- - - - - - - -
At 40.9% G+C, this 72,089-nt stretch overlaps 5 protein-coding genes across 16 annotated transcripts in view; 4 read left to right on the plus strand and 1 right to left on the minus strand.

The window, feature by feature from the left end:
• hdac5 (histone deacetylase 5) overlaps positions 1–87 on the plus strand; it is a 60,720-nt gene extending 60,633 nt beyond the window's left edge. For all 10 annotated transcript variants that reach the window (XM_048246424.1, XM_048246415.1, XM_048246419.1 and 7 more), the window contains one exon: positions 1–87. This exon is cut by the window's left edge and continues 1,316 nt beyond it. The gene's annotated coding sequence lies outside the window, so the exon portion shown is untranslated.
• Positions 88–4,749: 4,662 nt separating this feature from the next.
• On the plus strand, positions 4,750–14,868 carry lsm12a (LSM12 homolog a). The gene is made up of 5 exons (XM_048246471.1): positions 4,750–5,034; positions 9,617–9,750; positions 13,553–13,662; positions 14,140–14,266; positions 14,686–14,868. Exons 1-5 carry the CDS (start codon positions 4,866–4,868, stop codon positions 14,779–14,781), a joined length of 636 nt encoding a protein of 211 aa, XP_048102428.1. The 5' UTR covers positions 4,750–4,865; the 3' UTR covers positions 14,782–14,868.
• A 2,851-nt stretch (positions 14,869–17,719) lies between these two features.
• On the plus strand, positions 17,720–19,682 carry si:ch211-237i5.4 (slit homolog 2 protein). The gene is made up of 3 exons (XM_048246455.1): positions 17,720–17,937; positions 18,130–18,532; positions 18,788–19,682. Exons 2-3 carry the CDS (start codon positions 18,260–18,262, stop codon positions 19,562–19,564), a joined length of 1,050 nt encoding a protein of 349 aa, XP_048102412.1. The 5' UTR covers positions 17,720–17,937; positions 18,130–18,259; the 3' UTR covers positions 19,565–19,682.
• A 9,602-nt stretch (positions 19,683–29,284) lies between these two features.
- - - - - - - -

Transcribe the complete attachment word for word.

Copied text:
At 40.9% G+C, this 72,089-nt stretch overlaps 5 protein-coding genes across 16 annotated transcripts in view; 4 read left to right on the plus strand and 1 right to left on the minus strand.

The window, feature by feature from the left end:
• hdac5 (histone deacetylase 5) overlaps positions 1–87 on the plus strand; it is a 60,720-nt gene extending 60,633 nt beyond the window's left edge. For all 10 annotated transcript variants that reach the window (XM_048246424.1, XM_048246415.1, XM_048246419.1 and 7 more), the window contains one exon: positions 1–87. This exon is cut by the window's left edge and continues 1,316 nt beyond it. The gene's annotated coding sequence lies outside the window, so the exon portion shown is untranslated.
• Positions 88–4,749: 4,662 nt separating this feature from the next.
• On the plus strand, positions 4,750–14,868 carry lsm12a (LSM12 homolog a). The gene is made up of 5 exons (XM_048246471.1): positions 4,750–5,034; positions 9,617–9,750; positions 13,553–13,662; positions 14,140–14,266; positions 14,686–14,868. Exons 1-5 carry the CDS (start codon positions 4,866–4,868, stop codon positions 14,779–14,781), a joined length of 636 nt encoding a protein of 211 aa, XP_048102428.1. The 5' UTR covers positions 4,750–4,865; the 3' UTR covers positions 14,782–14,868.
• A 2,851-nt stretch (positions 14,869–17,719) lies between these two features.
• On the plus strand, positions 17,720–19,682 carry si:ch211-237i5.4 (slit homolog 2 protein). The gene is made up of 3 exons (XM_048246455.1): positions 17,720–17,937; positions 18,130–18,532; positions 18,788–19,682. Exons 2-3 carry the CDS (start codon positions 18,260–18,262, stop codon positions 19,562–19,564), a joined length of 1,050 nt encoding a protein of 349 aa, XP_048102412.1. The 5' UTR covers positions 17,720–17,937; positions 18,130–18,259; the 3' UTR covers positions 19,565–19,682.
• A 9,602-nt stretch (positions 19,683–29,284) lies between these two features.